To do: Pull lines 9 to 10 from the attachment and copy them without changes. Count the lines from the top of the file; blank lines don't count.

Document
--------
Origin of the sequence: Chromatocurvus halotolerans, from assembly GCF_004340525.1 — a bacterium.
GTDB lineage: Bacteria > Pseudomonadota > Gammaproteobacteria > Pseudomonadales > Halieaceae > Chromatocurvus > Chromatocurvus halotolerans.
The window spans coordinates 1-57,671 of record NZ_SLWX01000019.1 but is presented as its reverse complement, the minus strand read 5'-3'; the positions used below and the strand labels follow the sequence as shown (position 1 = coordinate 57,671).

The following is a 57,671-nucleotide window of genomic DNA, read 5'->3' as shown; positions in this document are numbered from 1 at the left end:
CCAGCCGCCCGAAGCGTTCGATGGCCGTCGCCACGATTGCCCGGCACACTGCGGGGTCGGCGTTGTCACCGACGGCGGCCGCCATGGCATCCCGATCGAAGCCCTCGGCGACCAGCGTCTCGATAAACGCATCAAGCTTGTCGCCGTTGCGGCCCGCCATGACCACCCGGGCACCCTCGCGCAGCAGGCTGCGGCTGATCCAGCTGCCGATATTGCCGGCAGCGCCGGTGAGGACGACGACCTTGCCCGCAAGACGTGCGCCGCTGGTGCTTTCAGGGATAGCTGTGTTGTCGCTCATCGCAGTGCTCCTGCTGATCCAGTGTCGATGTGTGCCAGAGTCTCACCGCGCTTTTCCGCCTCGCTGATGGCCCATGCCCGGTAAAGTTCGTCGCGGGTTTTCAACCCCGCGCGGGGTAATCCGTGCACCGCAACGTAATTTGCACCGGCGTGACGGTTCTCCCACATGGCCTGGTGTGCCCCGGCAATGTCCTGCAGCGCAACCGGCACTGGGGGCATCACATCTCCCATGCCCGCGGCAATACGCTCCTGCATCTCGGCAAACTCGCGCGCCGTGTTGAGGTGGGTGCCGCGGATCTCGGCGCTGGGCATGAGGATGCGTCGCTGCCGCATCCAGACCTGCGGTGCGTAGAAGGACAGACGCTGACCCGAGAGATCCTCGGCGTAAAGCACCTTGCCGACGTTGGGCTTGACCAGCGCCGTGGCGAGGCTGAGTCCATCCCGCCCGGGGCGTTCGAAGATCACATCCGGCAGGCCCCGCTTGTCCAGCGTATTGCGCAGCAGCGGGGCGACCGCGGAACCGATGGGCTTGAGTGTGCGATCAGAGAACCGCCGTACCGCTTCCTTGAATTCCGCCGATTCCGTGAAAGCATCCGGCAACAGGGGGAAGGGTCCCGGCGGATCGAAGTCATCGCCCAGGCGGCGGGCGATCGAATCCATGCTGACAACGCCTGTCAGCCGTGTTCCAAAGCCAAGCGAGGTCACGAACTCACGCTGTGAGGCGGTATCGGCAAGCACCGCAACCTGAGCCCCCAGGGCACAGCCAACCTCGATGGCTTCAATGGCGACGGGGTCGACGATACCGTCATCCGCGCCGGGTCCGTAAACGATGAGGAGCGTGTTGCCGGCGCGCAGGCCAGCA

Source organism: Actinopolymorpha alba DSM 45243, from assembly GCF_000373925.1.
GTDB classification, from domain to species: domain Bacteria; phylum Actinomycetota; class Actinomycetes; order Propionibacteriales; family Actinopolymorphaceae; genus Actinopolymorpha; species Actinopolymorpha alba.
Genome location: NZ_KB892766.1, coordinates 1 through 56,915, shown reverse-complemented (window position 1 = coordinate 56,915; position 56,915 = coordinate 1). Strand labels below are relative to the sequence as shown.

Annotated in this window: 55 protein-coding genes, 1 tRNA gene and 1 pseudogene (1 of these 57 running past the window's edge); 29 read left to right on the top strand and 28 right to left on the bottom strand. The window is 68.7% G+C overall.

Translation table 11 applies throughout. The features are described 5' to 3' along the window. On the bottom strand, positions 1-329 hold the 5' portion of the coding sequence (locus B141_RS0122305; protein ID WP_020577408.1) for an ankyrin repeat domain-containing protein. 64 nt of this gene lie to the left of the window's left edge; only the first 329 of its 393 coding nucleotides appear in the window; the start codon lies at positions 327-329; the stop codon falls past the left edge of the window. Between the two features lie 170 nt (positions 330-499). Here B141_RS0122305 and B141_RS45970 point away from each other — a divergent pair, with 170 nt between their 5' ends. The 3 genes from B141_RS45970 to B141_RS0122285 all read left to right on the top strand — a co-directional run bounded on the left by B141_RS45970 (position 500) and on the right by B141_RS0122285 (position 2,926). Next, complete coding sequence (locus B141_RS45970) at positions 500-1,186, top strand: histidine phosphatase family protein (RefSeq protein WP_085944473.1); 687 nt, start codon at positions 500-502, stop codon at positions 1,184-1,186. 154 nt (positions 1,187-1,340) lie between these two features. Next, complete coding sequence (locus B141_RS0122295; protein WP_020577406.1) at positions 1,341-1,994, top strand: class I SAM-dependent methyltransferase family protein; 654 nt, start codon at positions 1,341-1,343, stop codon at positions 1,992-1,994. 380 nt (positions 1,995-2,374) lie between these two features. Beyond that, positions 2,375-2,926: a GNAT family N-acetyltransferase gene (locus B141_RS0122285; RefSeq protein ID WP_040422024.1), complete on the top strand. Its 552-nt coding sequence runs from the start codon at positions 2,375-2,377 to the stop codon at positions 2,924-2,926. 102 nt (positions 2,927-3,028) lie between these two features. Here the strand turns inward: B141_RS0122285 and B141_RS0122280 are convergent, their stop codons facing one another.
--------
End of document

Annotated in this window: 55 protein-coding genes, 1 tRNA gene and 1 pseudogene (1 of these 57 running past the window's edge); 29 read left to right on the top strand and 28 right to left on the bottom strand. The window is 68.7% G+C overall.

Translation table 11 applies throughout. The features are described 5' to 3' along the window. On the bottom strand, positions 1-329 hold the 5' portion of the coding sequence (locus B141_RS0122305; protein ID WP_020577408.1) for an ankyrin repeat domain-containing protein. 64 nt of this gene lie to the left of the window's left edge; only the first 329 of its 393 coding nucleotides appear in the window; the start codon lies at positions 327-329; the stop codon falls past the left edge of the window. Between the two features lie 170 nt (positions 330-499). Here B141_RS0122305 and B141_RS45970 point away from each other — a divergent pair, with 170 nt between their 5' ends. The 3 genes from B141_RS45970 to B141_RS0122285 all read left to right on the top strand — a co-directional run bounded on the left by B141_RS45970 (position 500) and on the right by B141_RS0122285 (position 2,926). Next, complete coding sequence (locus B141_RS45970) at positions 500-1,186, top strand: histidine phosphatase family protein (RefSeq protein WP_085944473.1); 687 nt, start codon at positions 500-502, stop codon at positions 1,184-1,186. 154 nt (positions 1,187-1,340) lie between these two features. Next, complete coding sequence (locus B141_RS0122295; protein WP_020577406.1) at positions 1,341-1,994, top strand: class I SAM-dependent methyltransferase family protein; 654 nt, start codon at positions 1,341-1,343, stop codon at positions 1,992-1,994. 380 nt (positions 1,995-2,374) lie between these two features. Beyond that, positions 2,375-2,926: a GNAT family N-acetyltransferase gene (locus B141_RS0122285; RefSeq protein ID WP_040422024.1), complete on the top strand. Its 552-nt coding sequence runs from the start codon at positions 2,375-2,377 to the stop codon at positions 2,924-2,926. 102 nt (positions 2,927-3,028) lie between these two features. Here the strand turns inward: B141_RS0122285 and B141_RS0122280 are convergent, their stop codons facing one another.